He added that he is not ready to back down until the government heed the call to scrap SARS and reform the police.
“They are not doing their job. It is not in their job to move around. If you watch American movies, they have SWAT but you don’t see them on the road in America.
“It is only when there is armed robbery that they involve themselves with but here they don’t do what they are created to do.
“I fear SARS more than the armed robbers they were created to combat,” he added amid shouts of #EndSARS in the air.
‘You can’t address us’ – Protesters tell Youth and Sports Commissioner
When the protesters arrived at the state secretariat around 11 a.m., the gate was locked preventing any entry and exit till late in the night when they decided to give the Federal Government a three-day ultimatum to address their demands.
Around 1 p.m., the Commissioner for youths and sports affairs came out to address the protesters but he was turned back by the angry youths who claimed he was not the one they voted.
Around 2 p.m., the deputy chief whip of the House of Assembly, Hon. Yusuf Oladeni approached the protesters but he was again not allowed to speak.
The protesters were adamant that only the Governor, Seyi Makinde; his deputy, Remi Olaniyan or the Speaker of the House of Assembly, Hon. Debo Ogundoyin was allowed to address them.
Hon. Oladeni pleaded that the Governor and the Speaker were in Ondo State. He also promised protesters he will ensure the Governor’s Chief of Staff, Hon. Bisi Ilaka addressed the protesters.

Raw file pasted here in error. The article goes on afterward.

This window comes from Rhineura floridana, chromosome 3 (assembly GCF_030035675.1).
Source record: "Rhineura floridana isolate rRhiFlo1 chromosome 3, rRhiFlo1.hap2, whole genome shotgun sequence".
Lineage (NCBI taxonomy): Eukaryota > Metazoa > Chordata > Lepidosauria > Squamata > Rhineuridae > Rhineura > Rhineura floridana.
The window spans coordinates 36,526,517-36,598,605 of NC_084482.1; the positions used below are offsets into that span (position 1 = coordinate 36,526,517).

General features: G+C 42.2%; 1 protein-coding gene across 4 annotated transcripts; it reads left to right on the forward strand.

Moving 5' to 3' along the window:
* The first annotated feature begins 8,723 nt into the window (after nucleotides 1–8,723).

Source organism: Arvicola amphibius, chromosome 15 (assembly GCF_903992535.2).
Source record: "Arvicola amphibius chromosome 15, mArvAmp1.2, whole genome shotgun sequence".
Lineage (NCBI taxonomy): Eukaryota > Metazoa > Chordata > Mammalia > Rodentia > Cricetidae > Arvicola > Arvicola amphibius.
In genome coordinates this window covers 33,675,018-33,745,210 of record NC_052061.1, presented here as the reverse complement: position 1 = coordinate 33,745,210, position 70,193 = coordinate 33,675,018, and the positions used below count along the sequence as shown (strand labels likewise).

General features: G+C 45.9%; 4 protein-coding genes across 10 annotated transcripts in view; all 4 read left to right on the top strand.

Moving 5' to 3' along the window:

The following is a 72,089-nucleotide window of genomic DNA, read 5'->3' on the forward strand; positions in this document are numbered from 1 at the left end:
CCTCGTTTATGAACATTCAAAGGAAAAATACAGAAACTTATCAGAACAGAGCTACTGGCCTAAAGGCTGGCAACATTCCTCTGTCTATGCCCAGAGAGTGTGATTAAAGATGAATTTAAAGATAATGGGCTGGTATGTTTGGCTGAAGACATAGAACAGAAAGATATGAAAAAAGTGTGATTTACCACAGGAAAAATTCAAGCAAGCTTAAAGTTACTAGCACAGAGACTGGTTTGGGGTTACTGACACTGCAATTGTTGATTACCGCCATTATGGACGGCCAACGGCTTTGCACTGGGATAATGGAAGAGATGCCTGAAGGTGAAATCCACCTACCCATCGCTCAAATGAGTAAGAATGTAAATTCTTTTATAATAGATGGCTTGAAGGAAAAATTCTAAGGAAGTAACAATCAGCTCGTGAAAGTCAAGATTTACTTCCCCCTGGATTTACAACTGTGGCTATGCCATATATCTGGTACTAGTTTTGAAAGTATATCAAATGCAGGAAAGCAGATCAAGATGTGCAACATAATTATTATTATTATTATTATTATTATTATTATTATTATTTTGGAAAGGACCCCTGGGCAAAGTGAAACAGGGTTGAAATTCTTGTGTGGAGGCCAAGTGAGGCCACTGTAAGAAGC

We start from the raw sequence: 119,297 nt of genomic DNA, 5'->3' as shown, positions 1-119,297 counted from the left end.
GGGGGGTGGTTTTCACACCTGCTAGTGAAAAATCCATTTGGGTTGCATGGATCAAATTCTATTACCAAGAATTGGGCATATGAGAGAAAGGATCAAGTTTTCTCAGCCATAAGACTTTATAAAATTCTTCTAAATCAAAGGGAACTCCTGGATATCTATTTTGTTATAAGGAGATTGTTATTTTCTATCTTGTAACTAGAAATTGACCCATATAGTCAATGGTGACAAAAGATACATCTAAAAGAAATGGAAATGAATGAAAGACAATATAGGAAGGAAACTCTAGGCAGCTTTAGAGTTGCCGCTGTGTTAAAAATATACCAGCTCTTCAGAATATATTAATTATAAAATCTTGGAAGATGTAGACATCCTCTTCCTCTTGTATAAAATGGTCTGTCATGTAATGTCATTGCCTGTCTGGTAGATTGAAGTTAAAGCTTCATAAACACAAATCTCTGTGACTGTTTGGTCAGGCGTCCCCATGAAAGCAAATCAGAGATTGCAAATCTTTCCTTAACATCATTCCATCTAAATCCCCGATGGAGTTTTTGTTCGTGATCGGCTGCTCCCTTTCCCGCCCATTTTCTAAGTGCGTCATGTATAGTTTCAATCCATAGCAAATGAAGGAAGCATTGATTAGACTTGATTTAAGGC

However, the Chief of Staff did not show up till the dogged protesters left late in the night.
‘70 percent of SARS activities are bad’ – Oyo Lawmaker
In a brief interview with this reporter shortly after leaving the protest ground, Hon. Oladeni Yusuf stated that he is fully in support of the EndSARS campaign. He maintained that 70 percent of SARS activities are bad.
“We need to take our time and talk with the law enforcement agencies and the judicial side of the country to help us reform the laws and principles guiding the Federal SARS.
“We need to look for a way to either eradicate SARS or reform it and call it another name with principles and change how they operate,” he added.
Speaking further, the lawmaker explained that the decision of the protesters not to allow him to address them was understandable, noting that in a democratic society “they are doing the right thing. It is a means of explaining their side of the issue.
“They are trying to express their mind. There is no other way they can do it other than the way they are currently doing it.”
Speaking on why he is fully in support of the EndSARS campaign, the lawmaker said, “We can either scrap the SARS, end the SARS or we reform.
“Let’s just face the reality that the damages that these people cause is more than the benefit. If we look at the beneficial side of it too, they have done 30 percent of it too and the 70 percent is that of their bad side.
“So I think it is enough to either scrap or reform them and come up with another idea. That was why I said we need to work with the judicial arm of government.”
“Then as lawmakers, we will definitely do our own. I could remember my speech three or four days ago that once we resume in the house of Assembly, I will personally raise a motion on how the SARS has been brutalizing the youth to contribute my quota,” he added.
Abdul Rahman is a student journalist based in Ibadan. This report was funded by the Gatefield Impact Initiative.